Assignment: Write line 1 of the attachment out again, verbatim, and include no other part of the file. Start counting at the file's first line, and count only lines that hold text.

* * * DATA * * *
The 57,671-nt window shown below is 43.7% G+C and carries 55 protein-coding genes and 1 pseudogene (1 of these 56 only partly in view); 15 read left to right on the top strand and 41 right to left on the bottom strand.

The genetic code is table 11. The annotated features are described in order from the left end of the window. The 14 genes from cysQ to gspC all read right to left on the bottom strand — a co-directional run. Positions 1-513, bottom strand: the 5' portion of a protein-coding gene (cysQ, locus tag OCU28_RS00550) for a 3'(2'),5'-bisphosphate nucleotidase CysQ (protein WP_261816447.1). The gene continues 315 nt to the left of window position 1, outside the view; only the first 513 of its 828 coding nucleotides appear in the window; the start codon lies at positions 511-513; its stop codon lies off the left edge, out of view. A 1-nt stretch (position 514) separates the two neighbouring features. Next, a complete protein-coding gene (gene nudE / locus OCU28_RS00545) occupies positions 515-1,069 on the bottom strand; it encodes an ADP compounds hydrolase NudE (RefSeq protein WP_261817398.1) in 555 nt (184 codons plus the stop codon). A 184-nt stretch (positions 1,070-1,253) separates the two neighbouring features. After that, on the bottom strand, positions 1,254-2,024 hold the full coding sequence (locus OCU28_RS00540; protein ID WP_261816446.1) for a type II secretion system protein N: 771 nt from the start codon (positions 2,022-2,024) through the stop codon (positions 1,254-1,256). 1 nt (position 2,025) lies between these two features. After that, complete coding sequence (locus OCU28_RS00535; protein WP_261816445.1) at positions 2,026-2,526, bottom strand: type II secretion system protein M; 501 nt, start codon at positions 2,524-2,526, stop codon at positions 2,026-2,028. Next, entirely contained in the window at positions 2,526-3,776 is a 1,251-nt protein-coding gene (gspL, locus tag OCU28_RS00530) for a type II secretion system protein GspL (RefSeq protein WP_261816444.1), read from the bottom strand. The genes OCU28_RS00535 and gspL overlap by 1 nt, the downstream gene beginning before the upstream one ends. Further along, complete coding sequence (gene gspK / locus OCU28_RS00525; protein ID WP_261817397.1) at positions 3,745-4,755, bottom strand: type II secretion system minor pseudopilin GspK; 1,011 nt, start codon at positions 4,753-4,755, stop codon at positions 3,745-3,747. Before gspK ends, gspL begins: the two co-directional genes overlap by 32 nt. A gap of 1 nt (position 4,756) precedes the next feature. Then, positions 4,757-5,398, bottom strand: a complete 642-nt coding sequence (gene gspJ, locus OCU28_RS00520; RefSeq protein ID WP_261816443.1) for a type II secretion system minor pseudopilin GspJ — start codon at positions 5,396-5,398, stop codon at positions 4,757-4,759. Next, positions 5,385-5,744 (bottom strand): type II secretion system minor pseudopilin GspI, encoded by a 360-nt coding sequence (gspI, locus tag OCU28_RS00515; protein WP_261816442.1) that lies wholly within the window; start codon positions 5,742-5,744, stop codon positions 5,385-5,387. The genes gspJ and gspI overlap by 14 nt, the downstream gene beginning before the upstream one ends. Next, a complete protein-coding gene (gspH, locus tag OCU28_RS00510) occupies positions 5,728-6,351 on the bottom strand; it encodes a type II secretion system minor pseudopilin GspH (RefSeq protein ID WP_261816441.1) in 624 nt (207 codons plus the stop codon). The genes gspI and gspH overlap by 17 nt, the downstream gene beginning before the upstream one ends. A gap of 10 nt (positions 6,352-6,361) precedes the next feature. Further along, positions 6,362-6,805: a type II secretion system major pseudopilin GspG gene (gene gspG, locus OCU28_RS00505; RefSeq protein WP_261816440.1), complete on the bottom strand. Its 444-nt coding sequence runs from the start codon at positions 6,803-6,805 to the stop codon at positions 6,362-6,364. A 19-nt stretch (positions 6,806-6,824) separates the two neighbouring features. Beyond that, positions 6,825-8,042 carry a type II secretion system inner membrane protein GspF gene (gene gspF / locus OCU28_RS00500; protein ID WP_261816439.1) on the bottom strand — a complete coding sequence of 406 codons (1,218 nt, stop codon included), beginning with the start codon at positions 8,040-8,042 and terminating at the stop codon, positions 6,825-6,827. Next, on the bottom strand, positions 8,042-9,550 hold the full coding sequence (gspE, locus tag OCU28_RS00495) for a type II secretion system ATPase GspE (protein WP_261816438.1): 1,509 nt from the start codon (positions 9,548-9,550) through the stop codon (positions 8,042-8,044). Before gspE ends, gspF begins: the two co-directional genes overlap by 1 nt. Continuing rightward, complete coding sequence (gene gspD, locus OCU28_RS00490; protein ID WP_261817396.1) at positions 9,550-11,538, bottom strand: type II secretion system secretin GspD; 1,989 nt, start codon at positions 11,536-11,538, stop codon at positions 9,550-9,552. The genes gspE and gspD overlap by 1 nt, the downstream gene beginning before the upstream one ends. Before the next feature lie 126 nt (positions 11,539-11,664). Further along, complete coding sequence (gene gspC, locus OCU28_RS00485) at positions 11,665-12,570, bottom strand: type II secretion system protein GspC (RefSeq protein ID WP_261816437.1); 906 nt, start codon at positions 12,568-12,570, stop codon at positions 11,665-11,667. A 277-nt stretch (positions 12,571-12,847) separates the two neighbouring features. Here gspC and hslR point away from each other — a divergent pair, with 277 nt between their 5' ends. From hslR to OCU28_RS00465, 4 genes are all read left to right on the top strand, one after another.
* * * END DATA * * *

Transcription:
The 57,671-nt window shown below is 43.7% G+C and carries 55 protein-coding genes and 1 pseudogene (1 of these 56 only partly in view); 15 read left to right on the top strand and 41 right to left on the bottom strand.